The ruble weakened for a third day as Russia’s central bank said it will scale back how much it intervenes in the currency market. Bonds fell.
The ruble depreciated 0.3 percent to 40.3501 against the Bank of Russia’s target basket of dollars and euros by 6 p.m. in Moscow, when the central bank stops its market operations. The yield on local-currency debt maturing February 2027 rose three basis points to 8.75 percent, the highest level this month.
The central bank wants to “further increase exchange-rate flexibility of the ruble in the context of the transition to inflation targeting,” the regulator said in a statement today. The plan comes after the exchange rate recovered 2.3 percent against the dollar since the end of April, the most among 24 emerging-market currencies monitored by Bloomberg, trimming this year’s drop to 5.7 percent.
“This is another step in the direction of a freely flexible ruble,” Tom Levinson, chief foreign-exchange and rates strategist at Sberbank CIB in Moscow, said in e-mailed comments. “By extension, the current, less-than-positive sentiment toward the ruble can be more fully reflected in the price action observed.”
The central bank widened the corridor within which it will not intervene to 5.1 rubles, up from 3.1 rubles previously. The regulator also lowered the amount it will sell per day to smooth out currency fluctuations by $100 million, to $200 million at the upper range of the corridor and zero at the regular range.
The currency lost 0.2 percent against the euro today to 47.1350 and traded 0.5 percent lower at 34.7975 per dollar.
The ruble has come under renewed pressure this week, dropping for the past three days, as turmoil worsened in Ukraine. Russia has amassed 38,000 troops at its borders and continues to supply arms and personnel to rebel forces in the east of the country, Ukraine’s National Security Council chief Andriy Parubiy said yesterday.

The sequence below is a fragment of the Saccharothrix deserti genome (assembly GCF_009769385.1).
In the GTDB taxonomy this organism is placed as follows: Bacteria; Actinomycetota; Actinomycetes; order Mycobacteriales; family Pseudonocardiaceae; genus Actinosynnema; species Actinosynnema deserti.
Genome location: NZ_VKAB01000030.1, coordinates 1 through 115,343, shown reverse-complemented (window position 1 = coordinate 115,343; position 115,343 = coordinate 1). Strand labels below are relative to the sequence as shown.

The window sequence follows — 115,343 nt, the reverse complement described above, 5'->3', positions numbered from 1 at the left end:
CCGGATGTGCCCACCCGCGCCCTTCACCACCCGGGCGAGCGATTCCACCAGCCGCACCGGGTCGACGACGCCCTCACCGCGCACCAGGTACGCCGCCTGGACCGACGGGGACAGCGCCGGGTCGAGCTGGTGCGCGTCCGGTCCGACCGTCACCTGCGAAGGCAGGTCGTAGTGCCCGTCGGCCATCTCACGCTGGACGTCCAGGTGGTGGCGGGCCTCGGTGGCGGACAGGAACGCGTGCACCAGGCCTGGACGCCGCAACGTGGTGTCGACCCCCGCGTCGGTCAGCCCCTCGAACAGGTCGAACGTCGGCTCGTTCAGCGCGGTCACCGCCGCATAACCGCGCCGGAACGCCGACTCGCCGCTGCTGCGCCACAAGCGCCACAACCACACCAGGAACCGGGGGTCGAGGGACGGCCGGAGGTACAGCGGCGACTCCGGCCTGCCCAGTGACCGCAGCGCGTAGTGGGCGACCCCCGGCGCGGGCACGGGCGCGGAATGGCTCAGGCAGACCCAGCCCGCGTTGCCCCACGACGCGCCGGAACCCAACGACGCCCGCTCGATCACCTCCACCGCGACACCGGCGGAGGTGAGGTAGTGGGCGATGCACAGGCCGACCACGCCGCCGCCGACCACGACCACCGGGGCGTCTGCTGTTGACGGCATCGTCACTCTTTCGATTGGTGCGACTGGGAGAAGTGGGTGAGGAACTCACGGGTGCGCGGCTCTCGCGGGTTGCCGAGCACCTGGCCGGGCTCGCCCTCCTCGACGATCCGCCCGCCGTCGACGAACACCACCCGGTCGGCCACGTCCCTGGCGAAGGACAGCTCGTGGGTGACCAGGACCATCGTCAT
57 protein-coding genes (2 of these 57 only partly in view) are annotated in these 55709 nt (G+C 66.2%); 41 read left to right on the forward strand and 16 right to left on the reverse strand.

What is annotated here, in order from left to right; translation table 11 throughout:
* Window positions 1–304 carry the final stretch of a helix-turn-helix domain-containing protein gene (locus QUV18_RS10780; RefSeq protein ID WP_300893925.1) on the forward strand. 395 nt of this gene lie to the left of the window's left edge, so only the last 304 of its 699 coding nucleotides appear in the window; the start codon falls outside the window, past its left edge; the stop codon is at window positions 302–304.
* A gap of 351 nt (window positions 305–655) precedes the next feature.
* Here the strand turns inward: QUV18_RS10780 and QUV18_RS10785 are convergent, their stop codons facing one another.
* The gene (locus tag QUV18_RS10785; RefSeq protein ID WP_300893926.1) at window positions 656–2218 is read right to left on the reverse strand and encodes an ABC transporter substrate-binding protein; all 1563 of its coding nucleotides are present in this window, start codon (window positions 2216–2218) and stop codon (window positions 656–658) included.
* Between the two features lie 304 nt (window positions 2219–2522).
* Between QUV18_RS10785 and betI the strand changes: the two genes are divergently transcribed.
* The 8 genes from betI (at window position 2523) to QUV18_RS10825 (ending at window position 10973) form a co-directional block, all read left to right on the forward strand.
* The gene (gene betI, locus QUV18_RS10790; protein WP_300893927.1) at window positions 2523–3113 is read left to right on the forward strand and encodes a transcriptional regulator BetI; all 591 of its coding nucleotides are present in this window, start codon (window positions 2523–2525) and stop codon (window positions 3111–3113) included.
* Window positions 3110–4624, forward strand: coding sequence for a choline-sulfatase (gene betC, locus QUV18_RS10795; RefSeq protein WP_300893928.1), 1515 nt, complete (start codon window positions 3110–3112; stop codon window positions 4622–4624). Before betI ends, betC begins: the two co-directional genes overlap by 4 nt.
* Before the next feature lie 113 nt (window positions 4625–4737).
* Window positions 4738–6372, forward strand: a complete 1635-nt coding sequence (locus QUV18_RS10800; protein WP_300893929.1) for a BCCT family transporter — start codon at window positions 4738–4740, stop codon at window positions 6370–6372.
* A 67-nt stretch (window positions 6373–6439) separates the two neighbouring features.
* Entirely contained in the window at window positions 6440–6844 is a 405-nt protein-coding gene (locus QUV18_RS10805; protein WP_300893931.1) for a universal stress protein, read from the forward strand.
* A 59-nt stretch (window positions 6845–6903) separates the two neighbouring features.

Rebels shot down a transport plane in mainly Russian-speaking east Ukraine on June 14, killing 49 servicemen in the deadliest attack since separatists seized government buildings on April 6. The U.S. and European Union have warned Russia faces further sanctions if concrete steps aren’t taken to de-escalate the conflict.
The central bank’s move “added nervousness” to investor concern about global instability, Sergey Fishgoyt, deputy head of foreign-exchange trading at OAO Bank Otkritie, said by e-mail.
The bank plans to adopt full inflation targeting in 2015, including by adopting a freely floating currency. It currently targets currency trading in a seven ruble-wide range against the basket, which has fluctuated from 36.40 rubles to 43.40 rubles since May 2.
Under the new guidelines, the regulator will sell $200 million when the ruble trades within the 42.45-43.40 corridor versus the basket. If the ruble moves beyond this, the central bank will shift the corridor up or down by 5 kopeks each time it accumulates $1 billion in interventions, down from $1.5 billion previously.
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